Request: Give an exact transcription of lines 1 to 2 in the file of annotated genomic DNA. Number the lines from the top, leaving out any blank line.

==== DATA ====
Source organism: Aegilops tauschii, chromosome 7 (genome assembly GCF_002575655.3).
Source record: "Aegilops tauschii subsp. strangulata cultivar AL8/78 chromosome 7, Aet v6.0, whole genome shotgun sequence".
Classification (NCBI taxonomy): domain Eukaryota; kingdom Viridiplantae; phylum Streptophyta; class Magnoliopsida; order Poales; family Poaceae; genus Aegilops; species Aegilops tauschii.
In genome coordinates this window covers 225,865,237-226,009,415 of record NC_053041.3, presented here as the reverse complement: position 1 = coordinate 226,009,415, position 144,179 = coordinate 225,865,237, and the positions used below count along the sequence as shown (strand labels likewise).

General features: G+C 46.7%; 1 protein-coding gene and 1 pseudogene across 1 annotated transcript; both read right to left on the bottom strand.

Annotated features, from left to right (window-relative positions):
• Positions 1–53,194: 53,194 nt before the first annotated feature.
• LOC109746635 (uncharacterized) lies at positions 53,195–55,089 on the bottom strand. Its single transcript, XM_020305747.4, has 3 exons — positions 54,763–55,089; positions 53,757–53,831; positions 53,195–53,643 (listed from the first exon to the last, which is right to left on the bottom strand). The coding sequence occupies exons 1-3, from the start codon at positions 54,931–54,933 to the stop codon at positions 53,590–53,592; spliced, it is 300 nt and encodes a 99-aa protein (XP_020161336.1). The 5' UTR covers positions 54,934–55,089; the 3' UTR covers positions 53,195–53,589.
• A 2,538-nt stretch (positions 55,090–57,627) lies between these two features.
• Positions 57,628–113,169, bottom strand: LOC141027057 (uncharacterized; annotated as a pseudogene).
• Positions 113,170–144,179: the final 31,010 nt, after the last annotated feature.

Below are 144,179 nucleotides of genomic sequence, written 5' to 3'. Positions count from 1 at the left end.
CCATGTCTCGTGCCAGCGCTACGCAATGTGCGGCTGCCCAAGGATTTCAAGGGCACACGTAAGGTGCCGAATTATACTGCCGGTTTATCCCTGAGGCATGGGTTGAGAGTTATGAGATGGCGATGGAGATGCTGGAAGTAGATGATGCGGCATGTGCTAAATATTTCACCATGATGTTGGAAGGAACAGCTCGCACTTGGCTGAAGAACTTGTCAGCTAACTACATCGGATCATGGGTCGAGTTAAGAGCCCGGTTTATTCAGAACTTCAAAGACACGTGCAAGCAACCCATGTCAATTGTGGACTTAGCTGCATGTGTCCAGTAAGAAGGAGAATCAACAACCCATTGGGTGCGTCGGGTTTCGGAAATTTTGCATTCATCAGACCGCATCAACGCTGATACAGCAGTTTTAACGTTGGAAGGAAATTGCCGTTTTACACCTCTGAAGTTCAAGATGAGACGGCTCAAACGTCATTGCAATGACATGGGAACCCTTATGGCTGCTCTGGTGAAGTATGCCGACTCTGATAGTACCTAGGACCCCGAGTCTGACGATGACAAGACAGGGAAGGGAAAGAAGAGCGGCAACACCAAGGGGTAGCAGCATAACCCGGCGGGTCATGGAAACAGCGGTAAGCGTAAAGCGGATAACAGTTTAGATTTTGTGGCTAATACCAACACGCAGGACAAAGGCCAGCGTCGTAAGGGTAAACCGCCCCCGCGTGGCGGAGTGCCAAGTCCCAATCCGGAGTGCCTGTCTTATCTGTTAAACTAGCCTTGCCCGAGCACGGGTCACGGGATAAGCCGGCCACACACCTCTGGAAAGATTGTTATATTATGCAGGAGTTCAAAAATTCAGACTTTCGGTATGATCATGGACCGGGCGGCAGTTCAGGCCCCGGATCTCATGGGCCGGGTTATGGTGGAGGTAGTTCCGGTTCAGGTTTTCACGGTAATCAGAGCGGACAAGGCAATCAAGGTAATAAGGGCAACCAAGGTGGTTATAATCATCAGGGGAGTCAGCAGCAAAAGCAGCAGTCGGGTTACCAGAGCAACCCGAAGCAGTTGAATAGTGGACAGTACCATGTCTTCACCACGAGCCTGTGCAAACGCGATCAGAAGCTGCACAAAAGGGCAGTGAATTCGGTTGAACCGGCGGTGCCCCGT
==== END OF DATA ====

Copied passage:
Source organism: Aegilops tauschii, chromosome 7 (genome assembly GCF_002575655.3).
Source record: "Aegilops tauschii subsp. strangulata cultivar AL8/78 chromosome 7, Aet v6.0, whole genome shotgun sequence".